Appalachian Food Seasons

Spring Tonics in Appalachia

sassafras-tea

Lots of folks believe in taking a spring tonic to jump start your body after a long winter of being cooped up indoors eating a diet lacking in fresh vegetables. The blood was thought to thicken and get sluggish in the winter months. Spring tonics were thought to thin the blood and make it more vibrant.

Probably the most common spring tonic is to simply eat a big bait of fresh greens. Other tonics include molasses and sulfur, yellowroot, sassafras tea, castor oil, and more!

In my latest video I’m talking about spring tonics.

Hope you enjoyed the video! Did you or do you take a spring tonic?

Tipper

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19 Comments

  • Reply
    Mer
    June 6, 2021 at 3:45 pm

    My family is from Sicily, when they first moved to Toronto, Canada in 1948 they survived on foraging in their neighbourhood….dandelion, wild asparagus, wild spinach, plantain and other “weeds”. They were used to foraging. When in need eat the weeds!
    Great website and vids.

  • Reply
    Tracy G Bruring
    April 18, 2021 at 6:43 am

    I love sassafras tea. I remember walking the woods outside Matewan WV with my granny hunting the roots. I am trying to get it to grow here in N TX but I have not had luck so far.

  • Reply
    Mary Lou McKillip
    April 11, 2021 at 8:45 pm

    My mother Miss Julie would take me all over the yard gathering wild salad as she called it(spring tonic) she would gather briar leaves snd dock and sheep sheer to just remember a fewThis was so sweet good boiled then fried ind bacon grease. She would gather poke and boil snd scramble eggs in it so good. Oh I am so homesick for my Moutain NC home. I hold no love for Texas.

  • Reply
    Randy
    April 7, 2021 at 4:16 pm

    I don’t remember taking any of these tonics. I do remember something called Vem Herb or Erb and it seems like there was something called Black Drought and Geritol. There was something mother would give to us that tasted good to me, but I don’t remember the name. I really don’t know what the above medicines were supposed to be good far. Those names may not be correct but they were similar to those names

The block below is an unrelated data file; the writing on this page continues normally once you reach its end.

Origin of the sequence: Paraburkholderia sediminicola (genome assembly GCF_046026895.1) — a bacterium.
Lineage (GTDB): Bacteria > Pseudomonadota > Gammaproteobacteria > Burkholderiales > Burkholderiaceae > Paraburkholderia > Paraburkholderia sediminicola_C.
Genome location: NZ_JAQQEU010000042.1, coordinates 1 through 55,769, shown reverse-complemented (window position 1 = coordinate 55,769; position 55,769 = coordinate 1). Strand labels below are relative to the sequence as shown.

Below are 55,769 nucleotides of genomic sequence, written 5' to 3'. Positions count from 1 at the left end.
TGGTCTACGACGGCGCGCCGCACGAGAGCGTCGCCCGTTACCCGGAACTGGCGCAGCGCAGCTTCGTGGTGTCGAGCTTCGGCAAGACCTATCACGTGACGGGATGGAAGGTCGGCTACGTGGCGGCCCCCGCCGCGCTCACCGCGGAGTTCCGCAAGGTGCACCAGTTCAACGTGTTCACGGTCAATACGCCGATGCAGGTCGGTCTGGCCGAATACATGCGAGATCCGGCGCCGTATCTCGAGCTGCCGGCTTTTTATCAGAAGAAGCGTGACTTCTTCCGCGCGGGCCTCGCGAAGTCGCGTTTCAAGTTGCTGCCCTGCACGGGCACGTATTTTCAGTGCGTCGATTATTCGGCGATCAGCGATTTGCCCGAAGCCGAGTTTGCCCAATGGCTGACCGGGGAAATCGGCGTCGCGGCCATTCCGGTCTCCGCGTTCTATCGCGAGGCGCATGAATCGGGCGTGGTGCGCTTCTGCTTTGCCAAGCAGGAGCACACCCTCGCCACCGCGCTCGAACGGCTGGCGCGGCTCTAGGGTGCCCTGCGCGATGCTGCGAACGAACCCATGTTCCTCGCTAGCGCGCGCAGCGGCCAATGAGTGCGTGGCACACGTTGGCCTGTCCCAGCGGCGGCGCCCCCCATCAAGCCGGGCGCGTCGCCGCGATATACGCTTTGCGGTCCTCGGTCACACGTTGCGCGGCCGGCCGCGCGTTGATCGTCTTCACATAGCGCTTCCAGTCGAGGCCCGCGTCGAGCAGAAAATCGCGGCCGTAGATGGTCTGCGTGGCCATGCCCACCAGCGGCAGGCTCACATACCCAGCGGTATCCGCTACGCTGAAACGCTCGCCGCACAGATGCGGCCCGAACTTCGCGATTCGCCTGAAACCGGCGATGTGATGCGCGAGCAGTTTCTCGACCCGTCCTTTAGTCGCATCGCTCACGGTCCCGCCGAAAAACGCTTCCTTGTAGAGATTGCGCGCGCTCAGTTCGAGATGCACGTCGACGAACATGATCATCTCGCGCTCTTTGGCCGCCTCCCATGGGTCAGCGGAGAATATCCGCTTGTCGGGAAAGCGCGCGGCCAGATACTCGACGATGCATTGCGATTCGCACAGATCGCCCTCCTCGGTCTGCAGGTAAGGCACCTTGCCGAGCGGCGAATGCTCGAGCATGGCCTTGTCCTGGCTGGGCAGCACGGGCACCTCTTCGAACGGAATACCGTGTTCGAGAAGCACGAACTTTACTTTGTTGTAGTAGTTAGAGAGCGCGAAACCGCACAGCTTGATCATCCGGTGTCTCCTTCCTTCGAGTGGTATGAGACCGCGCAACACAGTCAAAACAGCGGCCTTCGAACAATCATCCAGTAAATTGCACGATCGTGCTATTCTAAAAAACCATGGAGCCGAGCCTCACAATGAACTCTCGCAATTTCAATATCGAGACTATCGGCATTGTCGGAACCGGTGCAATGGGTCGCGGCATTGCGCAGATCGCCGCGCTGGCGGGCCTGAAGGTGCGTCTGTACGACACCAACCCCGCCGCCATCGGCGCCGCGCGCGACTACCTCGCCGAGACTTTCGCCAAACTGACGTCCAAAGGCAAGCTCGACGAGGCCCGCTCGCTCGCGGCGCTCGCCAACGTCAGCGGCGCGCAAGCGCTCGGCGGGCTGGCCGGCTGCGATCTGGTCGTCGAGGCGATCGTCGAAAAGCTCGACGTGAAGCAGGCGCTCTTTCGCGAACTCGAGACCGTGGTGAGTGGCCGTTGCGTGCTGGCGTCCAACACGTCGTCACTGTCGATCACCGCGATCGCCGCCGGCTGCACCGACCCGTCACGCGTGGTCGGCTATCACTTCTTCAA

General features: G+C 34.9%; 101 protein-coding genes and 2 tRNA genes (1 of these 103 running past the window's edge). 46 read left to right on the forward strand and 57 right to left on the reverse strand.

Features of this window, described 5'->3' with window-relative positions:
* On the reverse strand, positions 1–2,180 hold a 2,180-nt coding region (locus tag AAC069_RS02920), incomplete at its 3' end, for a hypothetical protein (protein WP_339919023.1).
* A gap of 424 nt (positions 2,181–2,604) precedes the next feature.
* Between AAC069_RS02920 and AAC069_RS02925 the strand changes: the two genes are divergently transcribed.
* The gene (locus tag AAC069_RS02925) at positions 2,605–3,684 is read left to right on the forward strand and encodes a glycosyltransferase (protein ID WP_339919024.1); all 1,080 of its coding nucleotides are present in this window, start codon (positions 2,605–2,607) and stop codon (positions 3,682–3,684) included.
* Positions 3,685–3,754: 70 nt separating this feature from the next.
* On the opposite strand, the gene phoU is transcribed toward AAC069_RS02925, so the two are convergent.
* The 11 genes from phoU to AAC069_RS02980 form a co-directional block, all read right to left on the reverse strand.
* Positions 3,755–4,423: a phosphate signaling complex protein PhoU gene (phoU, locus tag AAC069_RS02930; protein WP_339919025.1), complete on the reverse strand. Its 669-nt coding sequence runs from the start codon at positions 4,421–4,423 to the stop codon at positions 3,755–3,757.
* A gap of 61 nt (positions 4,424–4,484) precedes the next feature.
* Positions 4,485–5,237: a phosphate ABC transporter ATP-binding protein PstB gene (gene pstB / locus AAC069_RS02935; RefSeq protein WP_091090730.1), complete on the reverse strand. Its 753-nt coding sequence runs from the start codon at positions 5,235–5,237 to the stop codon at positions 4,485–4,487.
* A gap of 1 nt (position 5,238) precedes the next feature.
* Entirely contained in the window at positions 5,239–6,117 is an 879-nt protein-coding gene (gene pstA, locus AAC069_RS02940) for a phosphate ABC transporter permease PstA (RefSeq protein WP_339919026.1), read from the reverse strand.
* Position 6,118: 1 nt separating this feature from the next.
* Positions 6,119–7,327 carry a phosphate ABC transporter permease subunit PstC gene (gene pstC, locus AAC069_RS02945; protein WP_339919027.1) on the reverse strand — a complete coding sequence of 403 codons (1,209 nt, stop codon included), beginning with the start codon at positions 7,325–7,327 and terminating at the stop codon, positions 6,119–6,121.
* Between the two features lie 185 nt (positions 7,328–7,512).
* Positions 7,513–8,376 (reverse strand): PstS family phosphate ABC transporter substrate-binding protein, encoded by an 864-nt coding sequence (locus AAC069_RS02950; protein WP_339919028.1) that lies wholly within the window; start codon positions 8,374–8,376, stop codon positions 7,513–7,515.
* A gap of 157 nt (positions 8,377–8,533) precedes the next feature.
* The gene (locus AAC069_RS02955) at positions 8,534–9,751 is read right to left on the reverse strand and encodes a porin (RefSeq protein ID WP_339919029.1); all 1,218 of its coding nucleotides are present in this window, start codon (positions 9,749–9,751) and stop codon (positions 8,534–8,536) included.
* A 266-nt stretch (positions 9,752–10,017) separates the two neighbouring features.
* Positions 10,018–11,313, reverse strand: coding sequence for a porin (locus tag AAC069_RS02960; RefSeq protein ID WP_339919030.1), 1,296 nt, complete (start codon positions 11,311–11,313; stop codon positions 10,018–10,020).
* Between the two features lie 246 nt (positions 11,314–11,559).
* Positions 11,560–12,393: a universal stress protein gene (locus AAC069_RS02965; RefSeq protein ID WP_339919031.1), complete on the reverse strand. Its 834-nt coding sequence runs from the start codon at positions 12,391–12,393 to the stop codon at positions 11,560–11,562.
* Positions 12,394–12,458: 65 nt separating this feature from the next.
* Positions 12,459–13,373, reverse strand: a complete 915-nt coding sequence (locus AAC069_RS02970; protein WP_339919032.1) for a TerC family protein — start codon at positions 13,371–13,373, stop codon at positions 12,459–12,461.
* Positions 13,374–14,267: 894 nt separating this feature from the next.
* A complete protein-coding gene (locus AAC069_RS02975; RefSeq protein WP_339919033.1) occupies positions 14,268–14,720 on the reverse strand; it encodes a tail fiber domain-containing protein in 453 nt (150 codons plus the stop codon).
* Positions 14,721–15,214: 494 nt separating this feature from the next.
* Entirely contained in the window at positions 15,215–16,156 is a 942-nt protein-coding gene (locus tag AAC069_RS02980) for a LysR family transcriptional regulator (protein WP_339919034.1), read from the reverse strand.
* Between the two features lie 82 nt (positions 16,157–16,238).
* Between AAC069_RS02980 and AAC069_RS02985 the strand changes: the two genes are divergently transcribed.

• Reply
    PinnacleCreek
    April 7, 2021 at 12:31 pm

    I remember that exact explanation. Sassafras actually is a mild blood thinner. We always gathered wild greens with the neighbors in the Spring. I love them still today. Many many years, but I can still taste that cod liver oil in cod fish. Not seen a lot anymore, but it seemed everybody had a big bottle of Pepto Bismol for all stomach ailments.

  • Reply
    Kat Swanson
    April 7, 2021 at 11:16 am

    Castor oil with a spoonful of Apple butter chaser! Also poke salad and sassafrass tea were given in spring in the coalfields of Va. I am not sure why we were given linament mixed with sugar and water….still hate that smell!

    • Reply
      Ed Ammons
      April 7, 2021 at 9:57 pm

      Blair sold a white liniment that we mixed a tablespoon into a glass of water. I don’t remember what it was supposed to do but it was made to take orally and actually made a pretty good drink. Blair also sold a red liniment that was for cuts and scraps. That stuff burned like fire when we had to have it.

      • Reply
        Lisa Hege
        April 8, 2021 at 11:14 am

        Was the red liniment called Red Oil? My spuse is in the printing profession and swears by it for paper cuts and what not.

  • Reply
    Gayle Larson
    April 7, 2021 at 10:59 am

    Sassafras was our tonic. Mother would make a large pot and we all drank until t was gone.

  • Reply
    George Pettie
    April 7, 2021 at 10:55 am

    In the Virginia Blue Ridge, land cress–”creesy sallit”–is one of the earliest greens, growing spontaneously in last year’s cornfields.

  • Reply
    Quinn
    April 7, 2021 at 10:53 am

    I could sure use a Spring Tonic this year.

  • Reply
    Wanda Devers
    April 7, 2021 at 10:50 am